I’m using the term “craft” loosely for the purposes of this post. Consider it “the thing you do for fun and/or to make money”. Hopefully, whatever you do to make money also happens to be fun. I can say this is true for both my day job as a certified tutor and for my slowly growing writing career.
As many readers of this blog are writers, I’ll focus on that. Writing can be an extremely solitary activity. In fact, I believe many of us lean introverted and would very much like to curl up in our hidey holes and produce word babies all day. However, if our craft is to become more than a private hobby, connection is a must, starting with letting others read our work. I do this on an online critique group, where writers from all walks of life and from all over the world come together for one purpose – to help each other improve. This happens both on a small scale, where critique partners make specific comments about a specific submission, and on a larger scale, where “more advanced” writers can instruct others on best writing practices.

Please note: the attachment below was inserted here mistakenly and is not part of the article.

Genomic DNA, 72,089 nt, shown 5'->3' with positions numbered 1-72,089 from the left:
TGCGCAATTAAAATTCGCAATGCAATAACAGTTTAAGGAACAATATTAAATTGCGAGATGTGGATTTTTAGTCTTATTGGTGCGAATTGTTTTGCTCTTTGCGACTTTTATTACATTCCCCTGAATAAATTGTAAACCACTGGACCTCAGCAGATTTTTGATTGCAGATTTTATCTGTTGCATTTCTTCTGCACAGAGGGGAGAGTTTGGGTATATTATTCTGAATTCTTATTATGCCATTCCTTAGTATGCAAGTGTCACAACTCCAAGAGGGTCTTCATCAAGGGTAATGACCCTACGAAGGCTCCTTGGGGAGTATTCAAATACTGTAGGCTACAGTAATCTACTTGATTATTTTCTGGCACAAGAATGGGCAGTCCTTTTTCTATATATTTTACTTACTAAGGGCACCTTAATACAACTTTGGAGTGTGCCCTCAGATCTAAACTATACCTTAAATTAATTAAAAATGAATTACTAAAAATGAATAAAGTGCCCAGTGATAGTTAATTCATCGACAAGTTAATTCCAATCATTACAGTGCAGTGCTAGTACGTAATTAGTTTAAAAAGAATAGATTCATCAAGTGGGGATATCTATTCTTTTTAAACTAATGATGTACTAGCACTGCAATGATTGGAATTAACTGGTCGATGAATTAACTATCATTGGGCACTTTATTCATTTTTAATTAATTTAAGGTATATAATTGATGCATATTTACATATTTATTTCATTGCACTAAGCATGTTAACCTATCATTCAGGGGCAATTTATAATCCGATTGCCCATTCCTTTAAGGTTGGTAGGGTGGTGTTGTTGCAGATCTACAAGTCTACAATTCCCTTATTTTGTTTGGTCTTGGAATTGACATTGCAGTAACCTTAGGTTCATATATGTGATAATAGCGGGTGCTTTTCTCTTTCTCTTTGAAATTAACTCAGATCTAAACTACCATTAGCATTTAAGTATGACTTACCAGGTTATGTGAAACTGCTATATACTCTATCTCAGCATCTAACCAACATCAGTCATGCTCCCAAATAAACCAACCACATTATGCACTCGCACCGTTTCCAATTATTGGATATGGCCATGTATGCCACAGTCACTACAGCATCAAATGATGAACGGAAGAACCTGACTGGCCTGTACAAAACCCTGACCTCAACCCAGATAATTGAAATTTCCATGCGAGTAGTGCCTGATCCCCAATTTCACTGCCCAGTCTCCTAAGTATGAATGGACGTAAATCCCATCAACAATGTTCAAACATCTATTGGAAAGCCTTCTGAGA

I’ve had critique partners in the US, Canada, Great Britain, Italy, France, Bulgaria, Argentina, India, Australia, and I’m sure a few others that I’m forgetting. Some are well off. One was homeless. Some are in college, and others are retired. Some are published, while others are just starting their writing journeys. Some claim to be writing experts; others write in spite of a learning disability. And there are countless others filling each of these spectra.
On the surface, we’re just a bunch of writers. Dig in a little bit, and you’ll see how this connection – our craft – allows us to learn more about each other as people. That is, if we want it to. Most of that information I learned in communication related to the critiques I did on their work and they did on mine. The writing gave us a common ground on which to build a working relationship and in a few cases, friendship.
I believe such connection is possible – and in some cases, necessary – in any other craft or occupation. The job brings us together, and though we might be able to do our jobs alone, the connections make it worthwhile. They allow us to vent when we’re frustrated, celebrate victories, and work towards a common goal.
Has your craft allowed you to connect with people you otherwise wouldn’t have?